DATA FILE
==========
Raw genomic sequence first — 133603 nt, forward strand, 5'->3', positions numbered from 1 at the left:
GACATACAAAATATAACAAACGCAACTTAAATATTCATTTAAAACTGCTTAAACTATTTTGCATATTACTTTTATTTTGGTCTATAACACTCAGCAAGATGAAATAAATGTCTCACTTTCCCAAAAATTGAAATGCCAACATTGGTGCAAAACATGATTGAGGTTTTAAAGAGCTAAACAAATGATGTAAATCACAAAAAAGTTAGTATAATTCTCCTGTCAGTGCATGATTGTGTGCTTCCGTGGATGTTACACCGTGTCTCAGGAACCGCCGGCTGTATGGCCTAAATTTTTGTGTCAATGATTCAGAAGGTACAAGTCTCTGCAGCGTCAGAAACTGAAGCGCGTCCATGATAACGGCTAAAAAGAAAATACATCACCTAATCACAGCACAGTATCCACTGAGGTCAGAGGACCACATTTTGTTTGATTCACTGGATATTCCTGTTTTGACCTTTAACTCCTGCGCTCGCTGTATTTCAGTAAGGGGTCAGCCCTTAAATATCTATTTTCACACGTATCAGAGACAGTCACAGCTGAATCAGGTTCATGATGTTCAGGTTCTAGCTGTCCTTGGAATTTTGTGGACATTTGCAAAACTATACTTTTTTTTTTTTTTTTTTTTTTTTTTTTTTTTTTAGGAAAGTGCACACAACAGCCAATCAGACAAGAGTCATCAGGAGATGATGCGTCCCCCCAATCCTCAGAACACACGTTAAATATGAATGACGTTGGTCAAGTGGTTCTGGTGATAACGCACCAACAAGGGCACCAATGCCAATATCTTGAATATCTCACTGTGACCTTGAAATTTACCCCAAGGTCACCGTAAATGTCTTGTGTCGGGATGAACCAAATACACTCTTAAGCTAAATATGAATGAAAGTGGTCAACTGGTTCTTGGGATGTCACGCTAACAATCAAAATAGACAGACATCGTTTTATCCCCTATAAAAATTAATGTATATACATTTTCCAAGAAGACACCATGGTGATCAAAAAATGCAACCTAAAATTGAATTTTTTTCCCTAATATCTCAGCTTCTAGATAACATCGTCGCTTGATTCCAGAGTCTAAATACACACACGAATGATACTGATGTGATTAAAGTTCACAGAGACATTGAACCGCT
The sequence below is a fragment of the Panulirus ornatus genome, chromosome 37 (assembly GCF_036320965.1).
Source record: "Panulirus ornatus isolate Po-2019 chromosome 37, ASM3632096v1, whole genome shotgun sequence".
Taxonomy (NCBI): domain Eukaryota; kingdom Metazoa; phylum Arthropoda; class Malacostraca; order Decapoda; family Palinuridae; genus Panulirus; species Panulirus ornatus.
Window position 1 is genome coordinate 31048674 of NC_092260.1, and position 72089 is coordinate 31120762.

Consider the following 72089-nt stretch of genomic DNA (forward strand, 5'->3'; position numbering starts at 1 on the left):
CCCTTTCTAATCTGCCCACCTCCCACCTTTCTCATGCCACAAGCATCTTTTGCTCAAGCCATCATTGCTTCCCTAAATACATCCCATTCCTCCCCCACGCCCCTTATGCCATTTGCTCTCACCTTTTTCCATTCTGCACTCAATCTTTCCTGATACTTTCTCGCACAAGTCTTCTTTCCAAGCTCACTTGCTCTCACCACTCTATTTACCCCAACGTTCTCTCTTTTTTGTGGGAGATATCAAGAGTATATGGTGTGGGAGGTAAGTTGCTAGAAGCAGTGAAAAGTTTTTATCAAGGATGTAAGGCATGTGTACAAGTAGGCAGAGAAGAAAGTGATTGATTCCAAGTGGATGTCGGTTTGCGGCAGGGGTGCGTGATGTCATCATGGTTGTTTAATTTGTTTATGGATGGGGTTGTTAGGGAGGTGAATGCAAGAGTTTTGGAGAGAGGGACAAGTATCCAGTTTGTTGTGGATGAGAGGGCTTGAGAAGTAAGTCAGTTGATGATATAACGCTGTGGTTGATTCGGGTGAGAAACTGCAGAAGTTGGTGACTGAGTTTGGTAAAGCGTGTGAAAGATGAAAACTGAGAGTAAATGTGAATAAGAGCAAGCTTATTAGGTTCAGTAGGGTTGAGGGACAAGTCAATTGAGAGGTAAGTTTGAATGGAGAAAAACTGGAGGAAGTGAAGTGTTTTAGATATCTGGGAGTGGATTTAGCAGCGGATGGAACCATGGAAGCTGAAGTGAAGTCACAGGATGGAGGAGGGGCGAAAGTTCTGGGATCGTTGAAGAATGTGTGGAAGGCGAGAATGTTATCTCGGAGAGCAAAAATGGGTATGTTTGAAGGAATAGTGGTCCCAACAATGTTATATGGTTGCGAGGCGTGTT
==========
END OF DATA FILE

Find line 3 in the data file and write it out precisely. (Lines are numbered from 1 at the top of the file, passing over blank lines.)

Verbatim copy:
The sequence below is a fragment of the Panulirus ornatus genome, chromosome 37 (assembly GCF_036320965.1).